Negotiations on Florida began in earnest with Don Luis de OnĂ­s` mission to Washington in 1815 to meet with Secretary of State James Monroe. The problem was not resolved until Monroe was president and John Quincy Adams his secretary of state. Although Spanish relations between the United States were strained by suspicions of American support for the Spanish-American colonies` struggles for independence, the situation became critical when General Andrew Jackson captured the Spanish forts of Pensacola and St. Mark during his authorized raid in 1818 on the Seminoles and escaped slaves who were considered a threat to Georgia. Jackson executed two British citizens accused of inciting Indians and runaways. Monroe`s government seriously considered denouncing Jackson`s actions, but Adams defended the Jacksons, citing the need to restrain escaped Indians and slaves, as the Spanish did not. Adams also felt that Jackson`s Seminole campaign was popular with the Americans and strengthened his diplomatic hand with Spain. Dewey hoped to avoid further hostilities in Manila. To that end, he conducted obscure negotiations with a new Spanish governor in Manila and the city`s Roman Catholic bishop. An agreement was reached on a brief skirmish between Spanish and American forces, followed by the immediate surrender of the city, after which the Americans would prevent Aguinaldo`s troops from entering Manila. General Merritt was suspicious of the agreement, but on September 13 he was suspicious of the agreement.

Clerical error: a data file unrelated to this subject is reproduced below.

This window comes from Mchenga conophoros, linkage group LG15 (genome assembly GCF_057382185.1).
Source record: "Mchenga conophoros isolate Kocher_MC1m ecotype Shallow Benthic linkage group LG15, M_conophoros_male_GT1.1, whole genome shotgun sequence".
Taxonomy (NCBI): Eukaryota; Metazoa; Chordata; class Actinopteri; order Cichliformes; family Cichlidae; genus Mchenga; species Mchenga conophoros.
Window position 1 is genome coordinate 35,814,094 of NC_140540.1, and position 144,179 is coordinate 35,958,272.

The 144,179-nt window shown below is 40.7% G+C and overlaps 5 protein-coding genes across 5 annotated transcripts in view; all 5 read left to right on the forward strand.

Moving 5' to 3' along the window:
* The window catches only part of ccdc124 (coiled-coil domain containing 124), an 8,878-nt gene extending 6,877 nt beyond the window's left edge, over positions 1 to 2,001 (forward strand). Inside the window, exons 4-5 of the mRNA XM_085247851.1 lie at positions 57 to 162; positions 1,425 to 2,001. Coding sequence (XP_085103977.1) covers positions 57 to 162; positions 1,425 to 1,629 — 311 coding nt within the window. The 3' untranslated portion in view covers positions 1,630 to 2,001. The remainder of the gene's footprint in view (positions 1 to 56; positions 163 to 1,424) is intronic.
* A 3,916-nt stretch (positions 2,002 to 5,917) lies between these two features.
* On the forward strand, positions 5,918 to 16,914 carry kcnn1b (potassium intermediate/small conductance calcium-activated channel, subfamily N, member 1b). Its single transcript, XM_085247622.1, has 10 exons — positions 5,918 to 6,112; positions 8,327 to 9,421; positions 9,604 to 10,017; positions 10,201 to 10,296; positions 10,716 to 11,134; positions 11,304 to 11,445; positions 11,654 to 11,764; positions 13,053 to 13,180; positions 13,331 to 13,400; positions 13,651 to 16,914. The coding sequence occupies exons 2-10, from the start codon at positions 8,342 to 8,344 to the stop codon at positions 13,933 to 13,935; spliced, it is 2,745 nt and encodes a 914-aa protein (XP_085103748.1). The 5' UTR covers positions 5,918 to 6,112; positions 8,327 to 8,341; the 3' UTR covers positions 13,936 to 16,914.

In August, after American troops crossed a defensive line north of Manila, the Spanish garrison Dewey surrendered. Guerrillas were denied access and U.S. troops occupied the city. America`s persistent failure to recognize the Aguinaldo government has fostered growing distrust. By ceding Louisiana to the United States, the France transferred to them all the rights to that territory that it had acquired from Spain. She could not and would not give up anyone else; and that there could be no room for doubt in this regard, she repeated in her treatise of 30 April 1803 the literal expression of the Treaty of Saint-Ildefonso, by which she had acquired this colony two years earlier. [10] Nor did their 1801 treaty[11] stipulate that the France`s acquisition of Louisiana was a retrocession; that is, Spain returned to the France what it had received in 1762. . On the same day, in the perspective of peace, the France ceded all the territory to England in the east. .